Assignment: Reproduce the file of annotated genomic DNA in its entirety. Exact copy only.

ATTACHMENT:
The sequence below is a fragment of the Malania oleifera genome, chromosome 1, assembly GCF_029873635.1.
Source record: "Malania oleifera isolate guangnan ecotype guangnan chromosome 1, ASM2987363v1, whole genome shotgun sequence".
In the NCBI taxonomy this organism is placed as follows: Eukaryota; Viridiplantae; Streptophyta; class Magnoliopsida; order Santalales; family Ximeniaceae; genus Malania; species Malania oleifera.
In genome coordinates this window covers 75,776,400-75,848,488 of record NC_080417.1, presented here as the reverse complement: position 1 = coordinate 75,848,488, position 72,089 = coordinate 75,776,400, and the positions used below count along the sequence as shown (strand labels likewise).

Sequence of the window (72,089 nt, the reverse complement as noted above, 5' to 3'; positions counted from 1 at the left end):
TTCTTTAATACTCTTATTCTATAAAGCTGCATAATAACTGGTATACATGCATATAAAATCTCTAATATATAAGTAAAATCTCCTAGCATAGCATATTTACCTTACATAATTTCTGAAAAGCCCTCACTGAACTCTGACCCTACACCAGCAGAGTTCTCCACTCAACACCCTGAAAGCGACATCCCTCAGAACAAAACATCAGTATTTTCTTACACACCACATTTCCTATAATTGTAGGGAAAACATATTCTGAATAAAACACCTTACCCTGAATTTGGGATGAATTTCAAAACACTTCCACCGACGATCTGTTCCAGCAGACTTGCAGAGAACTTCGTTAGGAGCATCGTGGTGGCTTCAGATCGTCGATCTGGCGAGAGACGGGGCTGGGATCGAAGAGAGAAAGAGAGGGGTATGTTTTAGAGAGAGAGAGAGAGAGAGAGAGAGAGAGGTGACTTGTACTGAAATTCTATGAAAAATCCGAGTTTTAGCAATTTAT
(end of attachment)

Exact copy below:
The sequence below is a fragment of the Malania oleifera genome, chromosome 1, assembly GCF_029873635.1.
Source record: "Malania oleifera isolate guangnan ecotype guangnan chromosome 1, ASM2987363v1, whole genome shotgun sequence".
In the NCBI taxonomy this organism is placed as follows: Eukaryota; Viridiplantae; Streptophyta; class Magnoliopsida; order Santalales; family Ximeniaceae; genus Malania; species Malania oleifera.
In genome coordinates this window covers 75,776,400-75,848,488 of record NC_080417.1, presented here as the reverse complement: position 1 = coordinate 75,848,488, position 72,089 = coordinate 75,776,400, and the positions used below count along the sequence as shown (strand labels likewise).

Sequence of the window (72,089 nt, the reverse complement as noted above, 5' to 3'; positions counted from 1 at the left end):
TTCTTTAATACTCTTATTCTATAAAGCTGCATAATAACTGGTATACATGCATATAAAATCTCTAATATATAAGTAAAATCTCCTAGCATAGCATATTTACCTTACATAATTTCTGAAAAGCCCTCACTGAACTCTGACCCTACACCAGCAGAGTTCTCCACTCAACACCCTGAAAGCGACATCCCTCAGAACAAAACATCAGTATTTTCTTACACACCACATTTCCTATAATTGTAGGGAAAACATATTCTGAATAAAACACCTTACCCTGAATTTGGGATGAATTTCAAAACACTTCCACCGACGATCTGTTCCAGCAGACTTGCAGAGAACTTCGTTAGGAGCATCGTGGTGGCTTCAGATCGTCGATCTGGCGAGAGACGGGGCTGGGATCGAAGAGAGAAAGAGAGGGGTATGTTTTAGAGAGAGAGAGAGAGAGAGAGAGAGAGAGGTGACTTGTACTGAAATTCTATGAAAAATCCGAGTTTTAGCAATTTAT